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Are eggs the breakfast of champions?

11 Oct

One college student finds a way to fuel up before tackling her first midterm exam.

“We want change”: Lifelong Missourian reflects on St. Louis global climate strike

29 Sep

On Sept. 20, 2019, hundreds of people took to the streets to protest the lack of political action to combat global warming. Two years later, only four sat on the steps of city hall to carry on the fight.

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Making a Scene

25 Sep

Webster Sophomore Lily Tomasic reveals the inner workings of the conservatory’s scene shop. Continue reading

“It hit me like an epiphany”: Webster art exhibit unveils 30-year-old work

22 Sep

“The University Collects” art exhibit at Webster’s Gateway campus introduced Three Miseries, a piece that’s been out of the public eyes for three decades. Artists like Kendall Mosiah reflect on the deeper meaning behind the creator’s work and what their vision is.

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Webster Students Brew Change For Racial Equity

21 Sep

After a series of allegation of racial discrimination from Webster’s coffee provider Kaldi’s Coffee, students and Alumni of the University seek to eradicate the company from campus.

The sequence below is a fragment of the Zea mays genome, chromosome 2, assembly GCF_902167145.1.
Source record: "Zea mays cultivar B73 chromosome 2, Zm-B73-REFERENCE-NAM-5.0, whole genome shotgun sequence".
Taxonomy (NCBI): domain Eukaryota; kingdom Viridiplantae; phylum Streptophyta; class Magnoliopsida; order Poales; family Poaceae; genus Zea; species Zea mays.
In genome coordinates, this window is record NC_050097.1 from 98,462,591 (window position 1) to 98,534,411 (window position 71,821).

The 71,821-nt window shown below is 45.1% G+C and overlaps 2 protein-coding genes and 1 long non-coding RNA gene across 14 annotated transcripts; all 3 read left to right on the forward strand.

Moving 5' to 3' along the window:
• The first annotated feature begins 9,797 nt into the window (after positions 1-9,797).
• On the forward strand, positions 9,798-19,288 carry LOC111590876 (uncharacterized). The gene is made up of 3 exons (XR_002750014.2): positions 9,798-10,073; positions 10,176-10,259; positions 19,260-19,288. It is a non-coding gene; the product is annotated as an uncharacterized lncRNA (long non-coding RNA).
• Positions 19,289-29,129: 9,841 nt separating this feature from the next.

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Drums and dancing take center stage during junior Haley Rhiney’s African dance class

19 Sep

Thumping drums, colorful skirts and fast moving feet brightened the large dance studio within Loretta-Hilton; Webster dance majors attempted the high-energy and community driven style of African traditional dance led by a peer, Junior Haley Rhiney.


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Two Decades Later: What it Means to Be an Auto Body Technician

13 Sep

From fries to owls, Joe Kramer details some of the grossest parts of his everyday work.

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“Impact Drivers, Zaw Saws, and Jigsaws” Webster Conservatory’s Master Carpenter building creativity

13 Sep

Master Carpenter Bobby Julga is creating scenery for Webster’s renowned theatre conservatory, and learning practical construction skills along the way. Continue reading

From dirt to the dinner table, a local farmer has spent five decades helping feed his community

13 Sep

Dan White has dedicated his entire life to farming. Coming up on his final harvest, he recalls everything the industry has given him and how it has changed over time.

The Unappetizing job of Waiting Tables EDIT

12 Sep

College sophomore Hannah Allen serves at a Breakfast and Brunch restaurant on her weekends home from college. In this audio episode, she peels back the curtain surrounding the disgusting conditions of a restaurant’s “back of house.”

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How Dance Speaks Through Us

10 Dec

Two dancers tell their personal story through the art of dance.

Two friends, Madison Rodgers and Desiree Jones met just days before our Webster journey began on August 23, 2017 which happened to be Rodgers’ nineteenth birthday. The only African American dancers in the Webster University dance program immediately hit it off.